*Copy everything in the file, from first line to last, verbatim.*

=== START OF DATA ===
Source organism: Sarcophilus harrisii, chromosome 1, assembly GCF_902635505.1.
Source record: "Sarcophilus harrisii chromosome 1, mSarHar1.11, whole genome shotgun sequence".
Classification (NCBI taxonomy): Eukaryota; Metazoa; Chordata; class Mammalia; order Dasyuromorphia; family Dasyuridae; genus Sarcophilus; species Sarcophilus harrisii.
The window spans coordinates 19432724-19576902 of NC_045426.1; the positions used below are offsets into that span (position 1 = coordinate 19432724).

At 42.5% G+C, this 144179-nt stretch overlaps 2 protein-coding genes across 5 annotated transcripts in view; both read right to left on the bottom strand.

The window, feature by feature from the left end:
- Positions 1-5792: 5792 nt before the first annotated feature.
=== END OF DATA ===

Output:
Source organism: Sarcophilus harrisii, chromosome 1, assembly GCF_902635505.1.
Source record: "Sarcophilus harrisii chromosome 1, mSarHar1.11, whole genome shotgun sequence".
Classification (NCBI taxonomy): Eukaryota; Metazoa; Chordata; class Mammalia; order Dasyuromorphia; family Dasyuridae; genus Sarcophilus; species Sarcophilus harrisii.
The window spans coordinates 19432724-19576902 of NC_045426.1; the positions used below are offsets into that span (position 1 = coordinate 19432724).

At 42.5% G+C, this 144179-nt stretch overlaps 2 protein-coding genes across 5 annotated transcripts in view; both read right to left on the bottom strand.

The window, feature by feature from the left end:
- Positions 1-5792: 5792 nt before the first annotated feature.